Tue, 01 Jan 2019 00:00:00 GMThttp://hdl.handle.net/10985/155632019-01-01T00:00:00ZMERLE, XavierCINNELLA, PaolaA Bayesian approach is developed to quantify uncertainties associated with the thermodynamic models used for the simulation of dense gas flows, i.e. flows of gases characterized by complex molecules of moderate to high molecular weight, in thermodynamic conditions of the general order of magnitude of the liquid/vapor critical point. The thermodynamic behaviour of dense gases can be modelled through equations of state with various mathematical structures, all involving a set of material-dependent coefficients. For several organic fluids of industrial interest abundant and high-quality thermodynamic data required to specify such coefficients are hardly available, leading to undetermined levels of uncertainty of the equation output. Additionally, the best choice for the kind of equation of state (mathematical form) to be used is not always easy to determine and it is often based on expert opinion. In other terms, equations of state introduce both parametric and model-form uncertainties, which need to be quantified to make reliable predictions of the flow field. In this paper we propose a statistical inference methodology for estimating both kinds of uncertainties simultaneously. Our approach consists of a calibration step and a prediction step. The former allows to infer on the parameters to be input to the equation of state, based on the observation of aerodynamic quantities like pressure measurements at some locations in the dense gas flow. The subsequent prediction step allows to predict unobserved flow configurations based on the inferred posterior distributions of the coefficients. Model-form uncertainties are incorporated in the prediction step by using a Bayesian model averaging (BMA) approach. This consists in constructing an average of the predictions of various competing models weighted by the posterior model probabilities. Bayesian averaging also provides a useful tool for making robust predictions from a set of alternative calibration scenarios (Bayesian model-scenario averaging or BMSA). The proposed methodology is assessed for a class of dense gas flows, namely transonic flows around an isolated airfoil, at various free-stream thermodynamic conditions in the dense-gas region.Sensitivity of Supersonic ORC Turbine Injector Designs to Fluctuating Operating Conditions
http://hdl.handle.net/10985/15321
Sensitivity of Supersonic ORC Turbine Injector Designs to Fluctuating Operating Conditions
BUFI, Elio Antonio; CINNELLA, Paola; MERLE, Xavier; CINNELLA, Paola
The design of an efficient organic rankine cycle (ORC) expander needs to take properly into account strong real gas effects that may occur in given ranges of operating conditions, which can also be highly variable. In this work, we first design ORC turbine geometries by means of a fast 2-D design procedure based on the method of characteristics (MOC) for supersonic nozzles characterized by strong real gas effects. Thanks to a geometric post-processing procedure, the resulting nozzle shape is then adapted to generate an axial ORC blade vane geometry. Subsequently, the impact of uncertain operating conditions on turbine design is investigated by coupling the MOC algorithm with a Probabilistic Collocation Method (PCM) algorithm. Besides, the injector geometry generated at nominal operating conditions is simulated by means of an in-house CFD solver. The code is coupled to the PCM algorithm and a performance sensitivity analysis, in terms of adiabatic efficiency and power output, to variations of the operating conditions is carried out.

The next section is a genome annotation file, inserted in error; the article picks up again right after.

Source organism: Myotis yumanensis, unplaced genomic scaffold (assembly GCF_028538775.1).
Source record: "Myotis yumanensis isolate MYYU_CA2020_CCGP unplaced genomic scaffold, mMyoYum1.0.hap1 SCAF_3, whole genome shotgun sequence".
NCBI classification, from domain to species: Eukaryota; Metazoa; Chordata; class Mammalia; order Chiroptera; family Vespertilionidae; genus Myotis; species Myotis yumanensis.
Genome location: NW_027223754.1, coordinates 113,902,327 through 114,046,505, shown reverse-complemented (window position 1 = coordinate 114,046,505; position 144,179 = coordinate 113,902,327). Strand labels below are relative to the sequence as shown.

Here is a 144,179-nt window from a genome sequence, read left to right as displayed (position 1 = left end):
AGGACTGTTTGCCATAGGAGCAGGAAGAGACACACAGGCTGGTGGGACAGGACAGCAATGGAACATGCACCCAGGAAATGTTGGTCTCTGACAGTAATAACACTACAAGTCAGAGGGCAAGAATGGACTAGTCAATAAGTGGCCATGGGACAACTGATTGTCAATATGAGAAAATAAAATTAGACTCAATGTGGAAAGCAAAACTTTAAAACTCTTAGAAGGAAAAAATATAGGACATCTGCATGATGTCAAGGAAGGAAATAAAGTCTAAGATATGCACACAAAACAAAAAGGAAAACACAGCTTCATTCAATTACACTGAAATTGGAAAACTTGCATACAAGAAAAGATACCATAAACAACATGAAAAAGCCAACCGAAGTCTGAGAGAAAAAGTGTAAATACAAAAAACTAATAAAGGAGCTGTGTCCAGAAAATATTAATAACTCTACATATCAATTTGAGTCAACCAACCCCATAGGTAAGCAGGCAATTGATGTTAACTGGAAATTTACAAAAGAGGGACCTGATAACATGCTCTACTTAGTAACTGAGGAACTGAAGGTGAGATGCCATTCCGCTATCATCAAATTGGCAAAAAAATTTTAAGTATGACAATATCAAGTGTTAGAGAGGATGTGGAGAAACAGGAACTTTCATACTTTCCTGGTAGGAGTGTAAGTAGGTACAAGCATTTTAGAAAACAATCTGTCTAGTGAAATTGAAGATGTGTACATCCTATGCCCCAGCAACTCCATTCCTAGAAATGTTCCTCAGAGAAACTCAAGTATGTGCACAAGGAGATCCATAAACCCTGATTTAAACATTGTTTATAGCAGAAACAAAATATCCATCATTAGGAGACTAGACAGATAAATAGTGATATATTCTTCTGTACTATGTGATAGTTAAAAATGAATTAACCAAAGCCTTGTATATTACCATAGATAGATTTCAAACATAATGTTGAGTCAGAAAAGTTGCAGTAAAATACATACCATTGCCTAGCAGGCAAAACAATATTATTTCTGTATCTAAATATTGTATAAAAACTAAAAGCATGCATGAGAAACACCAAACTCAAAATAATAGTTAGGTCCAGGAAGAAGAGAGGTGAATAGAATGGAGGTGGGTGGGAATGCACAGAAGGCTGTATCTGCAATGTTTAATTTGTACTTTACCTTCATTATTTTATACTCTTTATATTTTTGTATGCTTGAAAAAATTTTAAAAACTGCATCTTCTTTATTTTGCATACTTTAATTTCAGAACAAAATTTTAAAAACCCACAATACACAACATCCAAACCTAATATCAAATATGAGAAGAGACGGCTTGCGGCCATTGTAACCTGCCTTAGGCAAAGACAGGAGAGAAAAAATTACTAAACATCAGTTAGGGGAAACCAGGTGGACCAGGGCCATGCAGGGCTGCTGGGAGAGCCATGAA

Thu, 01 Jan 2015 00:00:00 GMThttp://hdl.handle.net/10985/153212015-01-01T00:00:00ZBUFI, Elio AntonioCINNELLA, PaolaMERLE, XavierCINNELLA, PaolaThe design of an efficient organic rankine cycle (ORC) expander needs to take properly into account strong real gas effects that may occur in given ranges of operating conditions, which can also be highly variable. In this work, we first design ORC turbine geometries by means of a fast 2-D design procedure based on the method of characteristics (MOC) for supersonic nozzles characterized by strong real gas effects. Thanks to a geometric post-processing procedure, the resulting nozzle shape is then adapted to generate an axial ORC blade vane geometry. Subsequently, the impact of uncertain operating conditions on turbine design is investigated by coupling the MOC algorithm with a Probabilistic Collocation Method (PCM) algorithm. Besides, the injector geometry generated at nominal operating conditions is simulated by means of an in-house CFD solver. The code is coupled to the PCM algorithm and a performance sensitivity analysis, in terms of adiabatic efficiency and power output, to variations of the operating conditions is carried out.